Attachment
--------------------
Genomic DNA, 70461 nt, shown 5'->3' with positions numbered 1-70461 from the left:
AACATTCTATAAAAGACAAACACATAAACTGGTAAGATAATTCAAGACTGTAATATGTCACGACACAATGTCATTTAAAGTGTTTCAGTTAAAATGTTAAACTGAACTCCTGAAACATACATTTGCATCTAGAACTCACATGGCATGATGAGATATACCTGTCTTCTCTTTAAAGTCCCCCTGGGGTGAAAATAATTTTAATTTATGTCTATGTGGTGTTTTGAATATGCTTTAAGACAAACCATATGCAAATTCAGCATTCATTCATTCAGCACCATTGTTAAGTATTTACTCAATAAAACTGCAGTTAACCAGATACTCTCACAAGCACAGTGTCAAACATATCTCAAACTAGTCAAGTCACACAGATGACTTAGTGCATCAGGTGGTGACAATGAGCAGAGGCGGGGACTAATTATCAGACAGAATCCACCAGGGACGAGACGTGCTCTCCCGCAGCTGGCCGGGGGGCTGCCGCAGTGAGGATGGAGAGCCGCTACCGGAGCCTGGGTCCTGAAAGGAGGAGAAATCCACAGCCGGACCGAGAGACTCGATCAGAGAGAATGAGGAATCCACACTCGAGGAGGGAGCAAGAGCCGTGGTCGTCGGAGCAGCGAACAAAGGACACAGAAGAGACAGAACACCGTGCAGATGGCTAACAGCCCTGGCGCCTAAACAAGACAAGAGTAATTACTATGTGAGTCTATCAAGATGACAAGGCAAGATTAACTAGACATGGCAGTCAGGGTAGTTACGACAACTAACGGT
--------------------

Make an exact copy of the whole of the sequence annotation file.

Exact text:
Genomic DNA, 70461 nt, shown 5'->3' with positions numbered 1-70461 from the left:
AACATTCTATAAAAGACAAACACATAAACTGGTAAGATAATTCAAGACTGTAATATGTCACGACACAATGTCATTTAAAGTGTTTCAGTTAAAATGTTAAACTGAACTCCTGAAACATACATTTGCATCTAGAACTCACATGGCATGATGAGATATACCTGTCTTCTCTTTAAAGTCCCCCTGGGGTGAAAATAATTTTAATTTATGTCTATGTGGTGTTTTGAATATGCTTTAAGACAAACCATATGCAAATTCAGCATTCATTCATTCAGCACCATTGTTAAGTATTTACTCAATAAAACTGCAGTTAACCAGATACTCTCACAAGCACAGTGTCAAACATATCTCAAACTAGTCAAGTCACACAGATGACTTAGTGCATCAGGTGGTGACAATGAGCAGAGGCGGGGACTAATTATCAGACAGAATCCACCAGGGACGAGACGTGCTCTCCCGCAGCTGGCCGGGGGGCTGCCGCAGTGAGGATGGAGAGCCGCTACCGGAGCCTGGGTCCTGAAAGGAGGAGAAATCCACAGCCGGACCGAGAGACTCGATCAGAGAGAATGAGGAATCCACACTCGAGGAGGGAGCAAGAGCCGTGGTCGTCGGAGCAGCGAACAAAGGACACAGAAGAGACAGAACACCGTGCAGATGGCTAACAGCCCTGGCGCCTAAACAAGACAAGAGTAATTACTATGTGAGTCTATCAAGATGACAAGGCAAGATTAACTAGACATGGCAGTCAGGGTAGTTACGACAACTAACGGT